Pri­ori­tise re­cov­ery

Runner's World (UK) - - Running Wisdom -

lite coach Mike Cald­well be­lieves re­cov­ery is a cru­cial but un­der­val­ued piece of the train­ing jig­saw. ‘Our re­cov­ery days are vi­tal. We’re able to run hard on our hard days be­cause we only ran 45 min­utes on Wed­nes­days and Fri­days.’

The key to Cald­well’s sys­tem is a de­lin­eation be­tween tough work­out days and re­cov­ery days. Dur­ing hard in­ter­val ses­sions – 5K pace, for ex­am­ple – his run­ners cover five to six miles, as op­posed to the more tra­di­tional three or four miles. For his run­ners to han­dle that vol­ume of qual­ity, Cald­well says they must be fresh head­ing into the ses­sions.

Higher mileage means higher fit­ness, so you may find it men­tally chal­leng­ing to lower mileage on easy days to re­cover prop­erly. Train­ing vol­ume is cer­tainly a big fac­tor in per­for­mance, and low­er­ing it too much on your re­cov­ery days can be detri­men­tal if the to­tal aer­o­bic stim­u­lus is too low. Run­ners who are hes­i­tant about sig­nif­i­cantly low­er­ing their re­cov­ery-day mileage should con­sider slow­ing the pace. This re­duces stress on the body while still al­low­ing for the added vol­ume, says Rosario. Fit­ness gains oc­cur dur­ing re­cov­ery, so it’s crit­i­cal to find a per­sonal bal­ance be­tween the vol­ume and in­ten­sity of hard days and easy days.

Some may opt to go longer or even to run twice on easy days. Re­search sug­gests do­ing two runs on easy days will in­crease growth hor­mone pro­duc­tion and so speed re­cov­ery. There’s no one an­swer that works for all run­ners, so get in the mind­set of ask­ing your­self whether you are re­cov­er­ing ad­e­quately, and mak­ing changes to en­sure you are.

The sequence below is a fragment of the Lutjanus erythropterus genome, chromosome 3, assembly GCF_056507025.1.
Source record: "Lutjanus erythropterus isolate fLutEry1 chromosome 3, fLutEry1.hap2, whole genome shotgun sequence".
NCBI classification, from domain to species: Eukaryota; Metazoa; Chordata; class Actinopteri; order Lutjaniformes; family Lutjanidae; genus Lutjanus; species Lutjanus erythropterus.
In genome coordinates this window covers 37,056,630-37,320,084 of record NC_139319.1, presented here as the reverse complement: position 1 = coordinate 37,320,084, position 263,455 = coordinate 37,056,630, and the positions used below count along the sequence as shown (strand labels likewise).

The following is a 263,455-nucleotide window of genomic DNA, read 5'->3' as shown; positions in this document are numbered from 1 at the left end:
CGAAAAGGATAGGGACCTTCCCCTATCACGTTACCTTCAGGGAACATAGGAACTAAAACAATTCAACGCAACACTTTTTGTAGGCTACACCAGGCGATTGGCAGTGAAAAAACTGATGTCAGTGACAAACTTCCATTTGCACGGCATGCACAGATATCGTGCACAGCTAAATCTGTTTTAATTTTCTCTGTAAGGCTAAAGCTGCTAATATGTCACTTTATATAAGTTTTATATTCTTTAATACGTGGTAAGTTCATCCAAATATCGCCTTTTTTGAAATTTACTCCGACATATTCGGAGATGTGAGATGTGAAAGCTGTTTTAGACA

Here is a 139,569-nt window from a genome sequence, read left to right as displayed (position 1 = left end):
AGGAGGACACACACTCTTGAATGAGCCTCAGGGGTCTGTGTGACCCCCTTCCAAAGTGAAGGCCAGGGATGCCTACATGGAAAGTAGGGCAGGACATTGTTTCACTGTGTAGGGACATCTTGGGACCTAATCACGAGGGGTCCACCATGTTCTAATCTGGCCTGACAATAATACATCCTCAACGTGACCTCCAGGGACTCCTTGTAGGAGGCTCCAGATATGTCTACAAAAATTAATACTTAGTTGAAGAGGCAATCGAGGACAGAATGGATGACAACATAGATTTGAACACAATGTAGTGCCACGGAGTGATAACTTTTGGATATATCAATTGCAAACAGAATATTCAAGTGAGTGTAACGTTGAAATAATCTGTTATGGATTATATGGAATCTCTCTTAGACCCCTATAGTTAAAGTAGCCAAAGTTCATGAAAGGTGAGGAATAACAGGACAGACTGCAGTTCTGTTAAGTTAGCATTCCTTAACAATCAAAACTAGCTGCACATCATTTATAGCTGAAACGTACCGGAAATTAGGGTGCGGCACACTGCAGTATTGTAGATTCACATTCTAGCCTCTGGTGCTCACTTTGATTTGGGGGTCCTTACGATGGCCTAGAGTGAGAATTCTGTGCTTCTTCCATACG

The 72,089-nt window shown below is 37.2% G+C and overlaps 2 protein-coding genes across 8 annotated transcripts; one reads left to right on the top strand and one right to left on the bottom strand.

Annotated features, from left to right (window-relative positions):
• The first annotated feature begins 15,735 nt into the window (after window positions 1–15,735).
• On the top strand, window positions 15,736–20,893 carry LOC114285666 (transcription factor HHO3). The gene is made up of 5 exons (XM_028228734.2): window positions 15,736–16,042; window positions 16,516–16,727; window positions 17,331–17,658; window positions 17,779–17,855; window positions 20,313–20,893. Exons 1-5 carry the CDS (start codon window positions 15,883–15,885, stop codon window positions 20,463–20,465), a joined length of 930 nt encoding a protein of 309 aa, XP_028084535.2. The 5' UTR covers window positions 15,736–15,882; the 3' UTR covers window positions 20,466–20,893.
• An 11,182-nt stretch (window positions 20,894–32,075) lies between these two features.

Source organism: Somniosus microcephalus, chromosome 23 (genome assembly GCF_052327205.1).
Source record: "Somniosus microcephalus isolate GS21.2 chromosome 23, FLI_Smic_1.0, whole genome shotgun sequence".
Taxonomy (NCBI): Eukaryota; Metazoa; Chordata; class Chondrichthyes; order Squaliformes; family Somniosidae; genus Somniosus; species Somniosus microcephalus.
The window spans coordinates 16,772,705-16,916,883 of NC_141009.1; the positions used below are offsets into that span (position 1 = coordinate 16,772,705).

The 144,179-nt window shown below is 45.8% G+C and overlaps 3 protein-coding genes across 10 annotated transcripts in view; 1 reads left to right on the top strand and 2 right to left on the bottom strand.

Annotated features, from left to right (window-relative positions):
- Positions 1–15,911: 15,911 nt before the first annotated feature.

Ad­e­quate re­cov­ery is about much more than just dis­tance and pace, how­ever. Eat­ing a nu­tri­ent-rich diet, train­ing on a va­ri­ety of sur­faces and wear­ing proper shoes can all re­duce the wear and tear on your body, and speed your re­cov­ery from harder ses­sions. And Rosario says there’s one other in­gre­di­ent that run­ners of all lev­els ne­glect: sleep.

It’s not just tired mus­cles that need rest. Ac­cord­ing to a study re­view in Sleep­science, sleep de­pri­va­tion re­duces your abil­ity to main­tain at­ten­tion and in­creases per­ceived ex­er­tion. It also af­fects your abil­ity to con­trol your body tem­per­a­ture, mak­ing it harder to run in ad­verse con­di­tions, and in­creases car­diac ef­fort. In this state your cen­tral ner­vous sys­tem is too de­pleted to pro­duce the ef­fort needed to run fast. Gen­er­ally, if you’re not get­ting seven to nine hours of sleep a night, you’ll be hard-pressed to run well.

CHANGE THIS Lower your re­cov­ery-day mileage and/or slow your re­cov­ery pace. Get more sleep.

WHY Fail­ing to re­cover sets you up for in­jury and burnout.

THE CHAL­LENGE Cut­ting back on re­cov­ery-day mileage seems coun­ter­in­tu­itive if your goal is to be­come faster.

THE RISK You can lose fit­ness if you cut back too much; it can be tough to bal­ance vol­ume and re­cov­ery.

Newspapers in English

Newspapers from UK

© PressReader. All rights reserved.